Prior to joining Greenleaf Trust, I practiced law as an estate planning attorney. During this time, I navigated difficult conversations with many individuals planning for what would happen upon their passing. This is a difficult topic for many people, but it is a topic I think about often (perhaps a hazard of the industry). My daughter, Emery, is 2½ years old, but my husband and I will do everything in our power to make sure she isn’t left to deal with a headache when we pass away, which will hopefully be in a very long time. Some clients would come in ready to draft their estate plans but when you dug a bit deeper, they did not have particularly strong feelings about what would happen when they passed away, saying “I’ll be gone anyway!” Others put a lot of thought into making sure every little detail had been considered, leaving nothing to chance – they, like me, wanted to make sure their spouse, children, and/or other beneficiaries would not have to worry about anything; their estate would be administered smoothly.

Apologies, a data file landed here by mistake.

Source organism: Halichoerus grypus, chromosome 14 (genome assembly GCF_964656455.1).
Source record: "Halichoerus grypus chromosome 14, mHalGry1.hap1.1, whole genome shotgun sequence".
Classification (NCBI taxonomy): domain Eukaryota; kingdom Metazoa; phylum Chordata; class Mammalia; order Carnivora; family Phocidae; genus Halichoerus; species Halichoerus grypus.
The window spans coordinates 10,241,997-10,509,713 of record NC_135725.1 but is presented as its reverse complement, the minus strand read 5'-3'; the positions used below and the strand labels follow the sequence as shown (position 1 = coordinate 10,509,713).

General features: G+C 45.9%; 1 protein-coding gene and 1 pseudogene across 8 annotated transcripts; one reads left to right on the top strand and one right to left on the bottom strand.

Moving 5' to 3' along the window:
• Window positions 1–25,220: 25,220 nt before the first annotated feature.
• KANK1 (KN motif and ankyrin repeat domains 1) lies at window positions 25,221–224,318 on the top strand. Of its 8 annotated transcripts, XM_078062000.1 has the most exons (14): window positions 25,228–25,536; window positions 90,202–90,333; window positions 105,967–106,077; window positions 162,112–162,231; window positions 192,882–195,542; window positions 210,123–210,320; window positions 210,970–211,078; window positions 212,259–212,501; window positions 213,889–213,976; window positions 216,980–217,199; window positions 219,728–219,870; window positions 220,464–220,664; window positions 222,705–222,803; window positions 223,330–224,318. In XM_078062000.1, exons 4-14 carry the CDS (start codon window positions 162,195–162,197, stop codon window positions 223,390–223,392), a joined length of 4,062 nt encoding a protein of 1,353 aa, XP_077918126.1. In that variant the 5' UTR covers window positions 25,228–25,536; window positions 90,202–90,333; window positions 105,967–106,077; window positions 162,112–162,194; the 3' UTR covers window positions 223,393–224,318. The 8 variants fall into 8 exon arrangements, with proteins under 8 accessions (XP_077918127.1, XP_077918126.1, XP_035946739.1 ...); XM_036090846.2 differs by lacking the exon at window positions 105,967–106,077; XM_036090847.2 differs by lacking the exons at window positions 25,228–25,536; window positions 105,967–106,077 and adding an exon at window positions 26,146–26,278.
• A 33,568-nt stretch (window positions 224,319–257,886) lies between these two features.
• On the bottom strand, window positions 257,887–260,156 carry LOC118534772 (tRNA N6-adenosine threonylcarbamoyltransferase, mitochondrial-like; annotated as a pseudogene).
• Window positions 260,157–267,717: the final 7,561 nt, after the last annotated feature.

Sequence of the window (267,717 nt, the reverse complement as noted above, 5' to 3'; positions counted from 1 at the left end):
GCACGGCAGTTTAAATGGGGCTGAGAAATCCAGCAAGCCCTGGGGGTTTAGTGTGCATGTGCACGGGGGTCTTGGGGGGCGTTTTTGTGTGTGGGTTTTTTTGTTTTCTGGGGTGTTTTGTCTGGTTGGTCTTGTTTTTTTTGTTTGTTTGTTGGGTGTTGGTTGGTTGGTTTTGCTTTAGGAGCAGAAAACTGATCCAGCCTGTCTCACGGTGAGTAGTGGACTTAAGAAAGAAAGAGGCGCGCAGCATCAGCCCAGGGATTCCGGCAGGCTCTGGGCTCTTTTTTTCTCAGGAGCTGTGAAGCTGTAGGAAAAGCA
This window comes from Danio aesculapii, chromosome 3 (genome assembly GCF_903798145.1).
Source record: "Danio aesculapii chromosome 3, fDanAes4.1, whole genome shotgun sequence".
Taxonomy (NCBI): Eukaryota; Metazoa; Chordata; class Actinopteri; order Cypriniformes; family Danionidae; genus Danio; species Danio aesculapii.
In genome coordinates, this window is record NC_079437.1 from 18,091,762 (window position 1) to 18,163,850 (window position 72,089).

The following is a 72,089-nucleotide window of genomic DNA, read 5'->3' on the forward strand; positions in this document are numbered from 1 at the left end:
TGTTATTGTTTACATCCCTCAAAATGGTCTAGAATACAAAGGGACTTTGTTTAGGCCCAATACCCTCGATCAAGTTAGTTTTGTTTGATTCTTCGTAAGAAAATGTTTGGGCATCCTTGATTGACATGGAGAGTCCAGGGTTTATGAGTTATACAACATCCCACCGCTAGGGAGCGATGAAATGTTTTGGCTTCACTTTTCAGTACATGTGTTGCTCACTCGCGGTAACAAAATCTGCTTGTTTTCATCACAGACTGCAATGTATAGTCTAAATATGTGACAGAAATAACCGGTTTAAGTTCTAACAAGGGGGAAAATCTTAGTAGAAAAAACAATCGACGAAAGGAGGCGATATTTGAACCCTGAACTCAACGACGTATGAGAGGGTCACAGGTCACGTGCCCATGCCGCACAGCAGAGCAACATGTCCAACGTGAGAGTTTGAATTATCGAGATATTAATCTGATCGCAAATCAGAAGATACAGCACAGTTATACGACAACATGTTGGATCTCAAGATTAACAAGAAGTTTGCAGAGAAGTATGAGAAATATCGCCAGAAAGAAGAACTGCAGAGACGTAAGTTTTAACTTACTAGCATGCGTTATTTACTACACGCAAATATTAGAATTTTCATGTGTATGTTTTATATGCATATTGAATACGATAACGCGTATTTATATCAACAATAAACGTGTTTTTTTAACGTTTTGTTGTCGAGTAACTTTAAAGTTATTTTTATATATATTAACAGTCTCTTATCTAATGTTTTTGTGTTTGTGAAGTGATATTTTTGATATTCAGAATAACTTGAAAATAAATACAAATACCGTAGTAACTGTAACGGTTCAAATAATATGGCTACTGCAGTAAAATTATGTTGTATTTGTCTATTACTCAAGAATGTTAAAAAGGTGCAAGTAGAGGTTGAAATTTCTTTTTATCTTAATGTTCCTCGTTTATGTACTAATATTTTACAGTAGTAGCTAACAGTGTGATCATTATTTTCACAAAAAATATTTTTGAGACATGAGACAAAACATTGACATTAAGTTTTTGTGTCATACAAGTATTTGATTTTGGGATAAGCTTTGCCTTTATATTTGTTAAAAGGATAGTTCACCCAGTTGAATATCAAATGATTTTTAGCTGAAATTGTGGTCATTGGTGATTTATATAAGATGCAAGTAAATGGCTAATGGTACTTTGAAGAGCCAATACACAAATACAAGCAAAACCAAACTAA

More often than not, when asked about family dynamics – specifically whether any potential issues may arise, so many of our clients easily said “no, there will be no problems amongst my family members.” If only it were that easy! As with so many things in life, you never think it will happen to you, or your family, until it does…

Working as a trust relationship officer, I still have many of the same or similar conversations with clients. We work alongside our clients’ attorneys to ensure their estate plan is tailored to achieve their goals. We discuss whether clients would be up for acting as their spouse’s trustee when he or she passes away. This is a brutal (but necessary) situation to imagine yourself in – the loss of your spouse, who is very often your best friend, is devastating. It will be hard enough to navigate your way through your normal daily activities without the added new title of “trustee” and all of the fiduciary obligations, estate administration deadlines, and legal duties that come with it.